Sawyer (far left) and Ryker (right) go for a walk with their dad

New family member helps create independence

Specialized guide dog welcomed into home; ‘Roman’ is already making a significant impact

As students prepare to go back to school, a student of a different, hairier sort is celebrating his graduation.

Roman, a two year-old black Labrador Retriever, has recently completed his training with B.C. and Alberta Guide Dogs and is now being integrated into his new home in View Royal.

The pup is in the process of getting to know his new family, Heather and Blair Stevens and their two sons, Sawyer, 7, and Ryker, 5, and has already been a welcome addition to the family’s home.

Sawyer and Ryker are both autistic, and Roman’s presence has already made a tremendous impact on how the family lives from day to day.

“It’s absolutely life changing,” Heather said.

Roman’s primary responsibility is the safety of the boys. Both Sawyer and Ryker, like many autistic children, have a tendency to run, or “bolt,” when they see something that excites them. This can range from a distant fire truck or a particularly enticing toy at the mall.

This has made public spaces a struggle for Heather and Blair, as both boys can be a lot to handle for one parent. Until now it has been impossible for either parent to take both kids out in public by themselves.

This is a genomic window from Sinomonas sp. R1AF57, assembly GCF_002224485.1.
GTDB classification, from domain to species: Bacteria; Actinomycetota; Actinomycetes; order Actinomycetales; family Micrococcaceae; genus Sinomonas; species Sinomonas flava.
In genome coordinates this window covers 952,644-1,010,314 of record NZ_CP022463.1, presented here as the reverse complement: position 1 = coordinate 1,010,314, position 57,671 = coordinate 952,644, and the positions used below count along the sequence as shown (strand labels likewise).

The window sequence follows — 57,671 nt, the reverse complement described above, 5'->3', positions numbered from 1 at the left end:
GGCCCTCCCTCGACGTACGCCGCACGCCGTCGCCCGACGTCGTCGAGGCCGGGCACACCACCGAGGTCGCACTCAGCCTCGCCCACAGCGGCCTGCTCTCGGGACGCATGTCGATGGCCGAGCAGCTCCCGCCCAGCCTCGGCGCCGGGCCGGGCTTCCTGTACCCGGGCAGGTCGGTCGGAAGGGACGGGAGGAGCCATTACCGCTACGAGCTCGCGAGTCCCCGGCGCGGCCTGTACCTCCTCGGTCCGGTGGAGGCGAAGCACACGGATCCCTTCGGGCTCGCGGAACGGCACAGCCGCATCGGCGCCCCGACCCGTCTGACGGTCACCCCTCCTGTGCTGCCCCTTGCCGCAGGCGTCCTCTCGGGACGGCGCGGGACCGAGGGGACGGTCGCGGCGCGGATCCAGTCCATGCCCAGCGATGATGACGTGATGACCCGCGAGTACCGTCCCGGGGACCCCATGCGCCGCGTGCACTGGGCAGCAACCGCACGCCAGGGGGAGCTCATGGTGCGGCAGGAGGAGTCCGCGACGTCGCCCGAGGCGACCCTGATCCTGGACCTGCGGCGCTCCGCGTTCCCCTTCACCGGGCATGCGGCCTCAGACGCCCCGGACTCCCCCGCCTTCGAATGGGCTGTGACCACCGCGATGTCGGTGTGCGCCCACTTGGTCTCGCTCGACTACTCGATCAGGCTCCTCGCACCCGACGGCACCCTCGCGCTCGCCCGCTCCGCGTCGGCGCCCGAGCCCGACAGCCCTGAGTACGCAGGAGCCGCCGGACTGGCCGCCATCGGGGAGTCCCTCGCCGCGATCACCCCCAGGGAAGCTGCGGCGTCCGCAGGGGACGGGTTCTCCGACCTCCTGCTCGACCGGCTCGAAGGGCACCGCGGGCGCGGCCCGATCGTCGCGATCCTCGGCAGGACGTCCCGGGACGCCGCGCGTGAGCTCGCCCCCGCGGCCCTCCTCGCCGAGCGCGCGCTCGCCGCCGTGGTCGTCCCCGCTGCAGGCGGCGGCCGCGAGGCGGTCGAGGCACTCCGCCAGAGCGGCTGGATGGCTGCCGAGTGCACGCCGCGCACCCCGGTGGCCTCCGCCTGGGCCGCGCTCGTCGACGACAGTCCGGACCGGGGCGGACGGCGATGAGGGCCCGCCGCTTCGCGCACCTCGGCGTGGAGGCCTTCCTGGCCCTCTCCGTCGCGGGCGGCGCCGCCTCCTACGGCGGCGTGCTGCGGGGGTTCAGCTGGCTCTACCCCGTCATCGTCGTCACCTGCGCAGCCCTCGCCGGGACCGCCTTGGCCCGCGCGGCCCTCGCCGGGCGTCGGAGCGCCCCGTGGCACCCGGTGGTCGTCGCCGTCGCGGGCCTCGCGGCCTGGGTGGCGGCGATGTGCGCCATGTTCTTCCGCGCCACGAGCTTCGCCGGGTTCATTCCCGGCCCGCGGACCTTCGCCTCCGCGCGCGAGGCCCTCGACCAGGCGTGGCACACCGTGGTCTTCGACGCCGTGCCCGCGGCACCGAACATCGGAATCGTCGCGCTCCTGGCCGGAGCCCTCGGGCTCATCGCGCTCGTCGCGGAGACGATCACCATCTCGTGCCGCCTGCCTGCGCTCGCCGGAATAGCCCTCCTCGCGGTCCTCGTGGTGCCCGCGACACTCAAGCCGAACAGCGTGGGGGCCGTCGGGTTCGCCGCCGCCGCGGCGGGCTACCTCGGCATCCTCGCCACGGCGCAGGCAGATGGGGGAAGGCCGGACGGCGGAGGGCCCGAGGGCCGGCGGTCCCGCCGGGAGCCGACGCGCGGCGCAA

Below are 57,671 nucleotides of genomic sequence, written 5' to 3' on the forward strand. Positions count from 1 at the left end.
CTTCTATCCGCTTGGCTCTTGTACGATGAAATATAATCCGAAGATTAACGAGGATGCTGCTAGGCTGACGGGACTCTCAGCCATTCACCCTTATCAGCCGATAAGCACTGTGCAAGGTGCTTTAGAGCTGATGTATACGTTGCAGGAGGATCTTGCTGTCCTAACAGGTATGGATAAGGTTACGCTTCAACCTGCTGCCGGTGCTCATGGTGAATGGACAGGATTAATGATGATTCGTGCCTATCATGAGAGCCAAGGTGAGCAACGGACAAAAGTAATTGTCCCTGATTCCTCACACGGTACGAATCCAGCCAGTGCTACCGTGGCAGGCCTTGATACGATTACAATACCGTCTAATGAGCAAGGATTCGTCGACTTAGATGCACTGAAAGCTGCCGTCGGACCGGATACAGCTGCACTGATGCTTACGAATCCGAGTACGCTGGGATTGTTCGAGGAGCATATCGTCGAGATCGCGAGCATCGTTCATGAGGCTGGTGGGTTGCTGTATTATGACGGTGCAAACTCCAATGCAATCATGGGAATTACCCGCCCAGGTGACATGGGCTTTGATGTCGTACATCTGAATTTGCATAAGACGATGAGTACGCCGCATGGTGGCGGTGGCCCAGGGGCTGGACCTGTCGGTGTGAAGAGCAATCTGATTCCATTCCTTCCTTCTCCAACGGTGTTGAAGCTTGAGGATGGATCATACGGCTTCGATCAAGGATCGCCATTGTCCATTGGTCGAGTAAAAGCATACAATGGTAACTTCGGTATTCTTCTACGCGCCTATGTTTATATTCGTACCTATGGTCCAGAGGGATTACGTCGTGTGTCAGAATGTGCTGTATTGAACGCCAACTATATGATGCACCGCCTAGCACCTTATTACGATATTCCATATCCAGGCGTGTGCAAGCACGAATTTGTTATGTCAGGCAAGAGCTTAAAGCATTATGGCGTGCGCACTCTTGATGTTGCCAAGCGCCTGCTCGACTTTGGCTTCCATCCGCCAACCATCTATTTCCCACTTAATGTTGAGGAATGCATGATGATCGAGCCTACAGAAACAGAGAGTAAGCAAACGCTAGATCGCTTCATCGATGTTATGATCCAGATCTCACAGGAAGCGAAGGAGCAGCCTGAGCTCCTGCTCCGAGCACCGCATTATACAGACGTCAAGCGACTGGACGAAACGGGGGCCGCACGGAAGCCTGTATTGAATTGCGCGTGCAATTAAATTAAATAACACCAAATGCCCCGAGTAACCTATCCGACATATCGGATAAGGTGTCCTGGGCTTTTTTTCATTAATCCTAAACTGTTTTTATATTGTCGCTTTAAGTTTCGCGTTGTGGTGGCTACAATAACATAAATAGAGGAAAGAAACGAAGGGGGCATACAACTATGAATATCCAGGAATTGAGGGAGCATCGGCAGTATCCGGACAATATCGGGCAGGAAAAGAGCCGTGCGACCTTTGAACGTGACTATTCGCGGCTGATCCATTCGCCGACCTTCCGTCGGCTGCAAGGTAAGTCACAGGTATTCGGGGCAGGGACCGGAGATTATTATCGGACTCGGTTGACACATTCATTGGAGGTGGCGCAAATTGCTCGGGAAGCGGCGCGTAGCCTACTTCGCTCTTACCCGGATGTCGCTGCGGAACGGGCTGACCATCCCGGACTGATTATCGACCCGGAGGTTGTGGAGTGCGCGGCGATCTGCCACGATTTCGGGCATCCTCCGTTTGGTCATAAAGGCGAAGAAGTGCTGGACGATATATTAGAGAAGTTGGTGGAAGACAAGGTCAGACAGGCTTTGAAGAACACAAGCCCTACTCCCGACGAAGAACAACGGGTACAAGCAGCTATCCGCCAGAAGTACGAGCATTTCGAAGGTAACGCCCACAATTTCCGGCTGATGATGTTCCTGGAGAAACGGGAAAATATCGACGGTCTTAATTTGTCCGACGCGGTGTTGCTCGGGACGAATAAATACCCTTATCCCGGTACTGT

“It’s those things that you take for granted. I mean, who doesn’t take their kids for a walk? I never have,” Heather said, while getting visibly emotional as she spoke.

Now, whenever the family is out for a walk, one of the boys can be attached from their belt to Roman’s vest. If Roman feels the boy is planning to run, the 65-pound Lab has been trained to anchor himself to the ground to prevent them from doing so.

As the boys get bigger and stronger, that might become an even bigger challenge for Roman, but his trainers believe he is more than up to the task.

“Usually once he gets his feet under him he’s fine,” noted Laura Hillbert, an autism support dog instructor with B.C. and Alberta Guide Dogs and one of Roman’s primary trainers.

“It’s [difficult] when he’s at the mall with a slippery floor … but even then it gives the parents an extra 10 or 15 seconds.”

Training a dog to be ready for this line of work is no small task, and a lot of patience is required, as Hillbert explains.

“It’s patience and a lot of repetition. At first, we show him what to do … then slowly we just start to put more of the emphasis on his shoulders, so he has to know what to do,” she said.

There are other benefits to having Roman that go beyond safety, as Heather has already discovered. He’s quickly becoming a companion for her two sons, and that’s had numerous positive effects on the family’s day-to-day lives.

It used to be a struggle for Heather to get her boys to clean up their toys or go somewhere that they didn’t want to, but that’s changing.

“The kids are picking up all of their toys because they’ve got this respect for him as a member of our family and they don’t want him to trip on a toy or eat a toy, so they’re cleaning up after themselves,” Heather said.